Location

Hilton Waikoloa Village, Hawaii

Event Website

http://www.hicss.hawaii.edu

Start Date

1-4-2017

End Date

1-7-2017

Description

IT platforms as the foundation of digitized processes and products are vital in a digital economy. However, many companies’ platforms are liabilities, not strategic assets because of their complexity. \ \ Consequently, companies initiate IT complexity reduction programs. But these technology-centric programs at best provide temporary relief. Soon after, companies’ platforms become just as complex as before. \ \ Based on four case studies, we identify three non-technical drivers of platform complexity: (1) Lacking awareness of consequences business decisions have on platform complexity, (2) Lacking motivation to avoid platform complexity, (3) Lacking authority to protect platforms from complexity. We propose measures to address these drivers that can help achieve more sustainable impact on platform complexity: (1) Removing information asymmetries between those creating complexity and those dealing with complexity, (2) Redefining incentives to include long-term effects on platform complexity, (3) Redressing power imbalances between those who create complexity and those who have to manage it.

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Jan 4th, 12:00 AM Jan 7th, 12:00 AM

So You Want To Go Digital? How To Avoid The Next Legacy Platform Debacle

Hilton Waikoloa Village, Hawaii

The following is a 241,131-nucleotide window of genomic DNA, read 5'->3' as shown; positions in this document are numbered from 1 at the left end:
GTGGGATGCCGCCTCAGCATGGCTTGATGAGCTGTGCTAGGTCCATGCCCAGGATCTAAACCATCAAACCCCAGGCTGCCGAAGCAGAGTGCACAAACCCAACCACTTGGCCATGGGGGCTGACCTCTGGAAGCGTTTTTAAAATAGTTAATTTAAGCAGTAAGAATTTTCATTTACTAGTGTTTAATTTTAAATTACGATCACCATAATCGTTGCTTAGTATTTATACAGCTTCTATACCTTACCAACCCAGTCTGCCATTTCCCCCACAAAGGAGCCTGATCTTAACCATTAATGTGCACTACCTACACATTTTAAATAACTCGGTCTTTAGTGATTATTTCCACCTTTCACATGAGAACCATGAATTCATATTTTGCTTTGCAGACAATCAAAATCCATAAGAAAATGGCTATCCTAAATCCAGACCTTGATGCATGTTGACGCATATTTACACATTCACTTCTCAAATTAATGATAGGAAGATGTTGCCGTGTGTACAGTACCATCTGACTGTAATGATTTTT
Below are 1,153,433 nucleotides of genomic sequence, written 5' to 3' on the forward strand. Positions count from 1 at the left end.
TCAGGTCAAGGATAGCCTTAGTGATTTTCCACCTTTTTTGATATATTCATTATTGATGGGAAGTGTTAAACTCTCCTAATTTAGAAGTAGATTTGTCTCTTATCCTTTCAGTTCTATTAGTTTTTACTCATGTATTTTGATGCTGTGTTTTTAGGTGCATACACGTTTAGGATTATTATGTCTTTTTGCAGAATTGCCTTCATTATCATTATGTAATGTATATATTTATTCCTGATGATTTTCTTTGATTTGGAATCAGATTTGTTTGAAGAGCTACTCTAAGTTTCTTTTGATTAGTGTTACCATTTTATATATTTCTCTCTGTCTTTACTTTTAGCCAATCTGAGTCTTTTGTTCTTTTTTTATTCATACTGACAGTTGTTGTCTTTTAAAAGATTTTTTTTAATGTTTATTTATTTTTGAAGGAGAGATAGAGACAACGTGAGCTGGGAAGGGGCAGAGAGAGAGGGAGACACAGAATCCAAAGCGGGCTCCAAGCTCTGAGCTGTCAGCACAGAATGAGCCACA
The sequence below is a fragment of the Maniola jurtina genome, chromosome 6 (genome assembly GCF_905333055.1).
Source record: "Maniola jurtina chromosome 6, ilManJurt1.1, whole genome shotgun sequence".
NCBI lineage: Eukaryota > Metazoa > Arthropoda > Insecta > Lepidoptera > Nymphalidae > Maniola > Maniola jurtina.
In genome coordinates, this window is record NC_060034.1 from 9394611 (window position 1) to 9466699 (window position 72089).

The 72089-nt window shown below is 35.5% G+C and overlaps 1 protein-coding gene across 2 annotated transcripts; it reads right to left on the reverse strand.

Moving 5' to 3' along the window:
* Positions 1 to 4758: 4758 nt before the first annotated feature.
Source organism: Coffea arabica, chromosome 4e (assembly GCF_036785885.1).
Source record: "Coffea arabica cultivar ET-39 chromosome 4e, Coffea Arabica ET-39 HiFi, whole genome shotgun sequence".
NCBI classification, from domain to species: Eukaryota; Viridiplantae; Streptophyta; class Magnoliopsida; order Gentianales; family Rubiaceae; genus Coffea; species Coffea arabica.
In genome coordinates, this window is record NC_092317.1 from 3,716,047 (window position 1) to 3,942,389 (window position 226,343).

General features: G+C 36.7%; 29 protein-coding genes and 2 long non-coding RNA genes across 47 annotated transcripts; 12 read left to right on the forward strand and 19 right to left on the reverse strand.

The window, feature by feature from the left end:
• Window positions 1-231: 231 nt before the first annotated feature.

IT platforms as the foundation of digitized processes and products are vital in a digital economy. However, many companies’ platforms are liabilities, not strategic assets because of their complexity. \ \ Consequently, companies initiate IT complexity reduction programs. But these technology-centric programs at best provide temporary relief. Soon after, companies’ platforms become just as complex as before. \ \ Based on four case studies, we identify three non-technical drivers of platform complexity: (1) Lacking awareness of consequences business decisions have on platform complexity, (2) Lacking motivation to avoid platform complexity, (3) Lacking authority to protect platforms from complexity. We propose measures to address these drivers that can help achieve more sustainable impact on platform complexity: (1) Removing information asymmetries between those creating complexity and those dealing with complexity, (2) Redefining incentives to include long-term effects on platform complexity, (3) Redressing power imbalances between those who create complexity and those who have to manage it.

http://aisel.aisnet.org/hicss-50/os/practice-based_research/9